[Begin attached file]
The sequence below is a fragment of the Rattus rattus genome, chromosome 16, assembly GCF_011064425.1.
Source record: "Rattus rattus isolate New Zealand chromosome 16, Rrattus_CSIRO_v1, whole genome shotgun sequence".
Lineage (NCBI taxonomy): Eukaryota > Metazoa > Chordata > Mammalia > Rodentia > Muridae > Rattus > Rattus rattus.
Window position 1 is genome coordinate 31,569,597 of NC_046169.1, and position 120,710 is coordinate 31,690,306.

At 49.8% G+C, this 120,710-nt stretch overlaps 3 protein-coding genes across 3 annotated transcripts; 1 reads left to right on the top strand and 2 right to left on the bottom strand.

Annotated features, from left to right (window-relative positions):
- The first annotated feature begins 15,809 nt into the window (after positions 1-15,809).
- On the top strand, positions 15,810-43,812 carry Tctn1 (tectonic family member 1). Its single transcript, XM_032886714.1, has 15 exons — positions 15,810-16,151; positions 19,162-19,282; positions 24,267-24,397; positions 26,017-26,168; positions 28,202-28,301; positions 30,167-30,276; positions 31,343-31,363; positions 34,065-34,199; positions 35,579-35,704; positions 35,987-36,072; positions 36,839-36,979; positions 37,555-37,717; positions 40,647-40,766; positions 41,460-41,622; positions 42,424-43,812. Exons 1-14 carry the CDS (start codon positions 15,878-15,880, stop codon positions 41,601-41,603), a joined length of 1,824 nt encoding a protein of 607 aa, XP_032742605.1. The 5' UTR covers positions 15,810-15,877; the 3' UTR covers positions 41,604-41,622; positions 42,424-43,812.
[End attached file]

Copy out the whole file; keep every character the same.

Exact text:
The sequence below is a fragment of the Rattus rattus genome, chromosome 16, assembly GCF_011064425.1.
Source record: "Rattus rattus isolate New Zealand chromosome 16, Rrattus_CSIRO_v1, whole genome shotgun sequence".
Lineage (NCBI taxonomy): Eukaryota > Metazoa > Chordata > Mammalia > Rodentia > Muridae > Rattus > Rattus rattus.
Window position 1 is genome coordinate 31,569,597 of NC_046169.1, and position 120,710 is coordinate 31,690,306.

At 49.8% G+C, this 120,710-nt stretch overlaps 3 protein-coding genes across 3 annotated transcripts; 1 reads left to right on the top strand and 2 right to left on the bottom strand.

Annotated features, from left to right (window-relative positions):
- The first annotated feature begins 15,809 nt into the window (after positions 1-15,809).
- On the top strand, positions 15,810-43,812 carry Tctn1 (tectonic family member 1). Its single transcript, XM_032886714.1, has 15 exons — positions 15,810-16,151; positions 19,162-19,282; positions 24,267-24,397; positions 26,017-26,168; positions 28,202-28,301; positions 30,167-30,276; positions 31,343-31,363; positions 34,065-34,199; positions 35,579-35,704; positions 35,987-36,072; positions 36,839-36,979; positions 37,555-37,717; positions 40,647-40,766; positions 41,460-41,622; positions 42,424-43,812. Exons 1-14 carry the CDS (start codon positions 15,878-15,880, stop codon positions 41,601-41,603), a joined length of 1,824 nt encoding a protein of 607 aa, XP_032742605.1. The 5' UTR covers positions 15,810-15,877; the 3' UTR covers positions 41,604-41,622; positions 42,424-43,812.